Drew Gilpin Faust, President Emeritus of Harvard, wrote the award-winning This Republic of Suffering, a book I greatly admire. She ex amines what dying far from home was like for the 600,000 soldiers killed in the Civil War, and for their f amilies. The ideal in those days was that one should have a “good death,” surrounded by f amily bringing comfort, with the opportunity to utter parting words of blessing – and importantly, for expressions of faith in God to be spoken, so the survivors wouldn’t have to fret over the dearly departed’s destination.
How horrific to think your son, your husband, your brother was killed on some battlefield under gruesome circumstances, buried anonymously in some mass grave, with no one to report on his final moments. Faust explores the desperation, and how f amilies coped with the absence of this “good death.”
Then I think of Allen Verhey, Christian ethicist at Duke, who gave a lecture in our church about medicine and mortality. Once upon a time, in my grandparents’ day, people died at home. You might sit in a chair or lie in a bed, and f amily and friends could visit. Blessings could be uttered. Goodbyes expressed.
He contrasted this with the advances in modern medicine, which do extend life (for which we can be grateful) but which also leave most of us dying in a hospital, transitioning on the heels of panicked measures of tubes and medicines and surgeries and procedures. Are the gains enough to counter what we’ve lost? was Allen’s question.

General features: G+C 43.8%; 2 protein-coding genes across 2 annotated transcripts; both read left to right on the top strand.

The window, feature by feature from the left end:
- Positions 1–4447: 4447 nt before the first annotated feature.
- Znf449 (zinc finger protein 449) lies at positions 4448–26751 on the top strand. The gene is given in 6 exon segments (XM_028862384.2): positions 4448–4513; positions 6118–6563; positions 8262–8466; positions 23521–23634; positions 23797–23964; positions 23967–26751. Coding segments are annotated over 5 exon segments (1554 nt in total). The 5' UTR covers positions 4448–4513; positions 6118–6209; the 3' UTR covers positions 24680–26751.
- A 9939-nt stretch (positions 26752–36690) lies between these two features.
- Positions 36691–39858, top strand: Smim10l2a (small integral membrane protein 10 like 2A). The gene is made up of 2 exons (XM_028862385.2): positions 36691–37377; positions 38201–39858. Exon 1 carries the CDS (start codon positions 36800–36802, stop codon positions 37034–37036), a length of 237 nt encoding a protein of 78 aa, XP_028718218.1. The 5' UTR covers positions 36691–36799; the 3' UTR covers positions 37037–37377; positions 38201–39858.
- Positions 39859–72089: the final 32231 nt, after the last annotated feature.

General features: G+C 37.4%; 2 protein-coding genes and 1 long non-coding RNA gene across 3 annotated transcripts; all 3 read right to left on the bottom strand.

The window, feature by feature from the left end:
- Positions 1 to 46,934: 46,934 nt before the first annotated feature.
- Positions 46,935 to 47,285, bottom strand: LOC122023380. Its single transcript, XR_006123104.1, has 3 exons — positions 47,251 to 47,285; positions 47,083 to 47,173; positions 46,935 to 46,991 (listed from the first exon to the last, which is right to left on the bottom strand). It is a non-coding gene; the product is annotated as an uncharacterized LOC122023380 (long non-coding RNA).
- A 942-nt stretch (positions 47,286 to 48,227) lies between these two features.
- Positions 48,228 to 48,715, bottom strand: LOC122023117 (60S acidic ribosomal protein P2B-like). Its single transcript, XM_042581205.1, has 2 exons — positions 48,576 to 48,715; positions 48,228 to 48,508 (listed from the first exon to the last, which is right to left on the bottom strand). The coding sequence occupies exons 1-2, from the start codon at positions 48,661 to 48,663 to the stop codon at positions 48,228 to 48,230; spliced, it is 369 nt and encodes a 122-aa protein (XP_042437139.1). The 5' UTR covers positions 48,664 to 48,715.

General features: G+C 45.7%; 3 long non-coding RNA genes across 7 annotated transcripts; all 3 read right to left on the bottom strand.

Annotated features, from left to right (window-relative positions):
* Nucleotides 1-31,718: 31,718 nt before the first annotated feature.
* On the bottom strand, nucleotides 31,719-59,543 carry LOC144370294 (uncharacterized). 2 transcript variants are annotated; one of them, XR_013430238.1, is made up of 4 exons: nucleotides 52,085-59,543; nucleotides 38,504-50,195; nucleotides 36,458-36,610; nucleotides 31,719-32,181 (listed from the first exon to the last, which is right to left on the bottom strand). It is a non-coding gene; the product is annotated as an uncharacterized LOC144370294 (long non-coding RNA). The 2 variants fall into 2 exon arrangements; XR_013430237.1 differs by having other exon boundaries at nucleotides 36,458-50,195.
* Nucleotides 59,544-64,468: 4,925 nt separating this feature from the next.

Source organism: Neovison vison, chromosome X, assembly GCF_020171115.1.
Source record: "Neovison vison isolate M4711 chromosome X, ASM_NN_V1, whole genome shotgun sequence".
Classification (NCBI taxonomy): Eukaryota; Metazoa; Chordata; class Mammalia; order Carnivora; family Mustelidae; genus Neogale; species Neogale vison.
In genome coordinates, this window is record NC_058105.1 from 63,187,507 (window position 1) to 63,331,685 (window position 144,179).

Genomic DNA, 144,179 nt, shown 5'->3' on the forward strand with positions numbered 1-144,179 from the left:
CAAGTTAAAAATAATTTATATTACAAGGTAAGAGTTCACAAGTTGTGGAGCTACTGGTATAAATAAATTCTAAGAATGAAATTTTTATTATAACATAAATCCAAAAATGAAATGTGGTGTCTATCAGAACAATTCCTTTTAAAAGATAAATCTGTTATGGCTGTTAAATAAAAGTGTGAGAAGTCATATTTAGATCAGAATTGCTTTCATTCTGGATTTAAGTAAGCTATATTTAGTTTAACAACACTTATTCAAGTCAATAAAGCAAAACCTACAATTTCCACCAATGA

Today, we face a new, brutally sad predic ament. The greatest carnage from the coronavirus (to me) isn’t the economy or missed graduations and vacations. Rather, it’s that the elderly have been dying – alone. Nursing home units understandably fret over outbreaks of Covid – so sons and daughters and grandchildren and spouses can’t visit the one they have loved all their lives, and the one who is declining and dying is bereft of the comforting visit, smiles, hand-holding, prayers, singing old hymns, final embraces and goodbyes. I have not seen my father since March 5, and he is in his final days.
I have no polyanna, positive spin on this tragedy. I think we have to n ame it, and remember it, and pray for and with those we know and love who are walking this excessively dark road. We pray for God’s comfort – and that somehow the one isolated in a nursing home bed in her final days will feel the love, will be enfolded in the virtual hugs and prayers and smiles and tears. By God’s good grace, may it be so for them, and us.
And I’m not the quickest pastor to resort to words about “when we all get to heaven.” But this is truth: God’s love for us exceeds our most beautiful fantasies of goodness. What God will do for us and in us to restore what was lost, to redeem what was broken, to fill up what was missing, will stagger our minds, and overwhelm us with glee – so much so that, in eternity, the joy and fellowship we will treasure will be such a high tide of exuberance that the separations of this coronavirus season will be but a dim memory, if it’s remembered at all.
Let us pray for the good death, for ourselves and others.← See All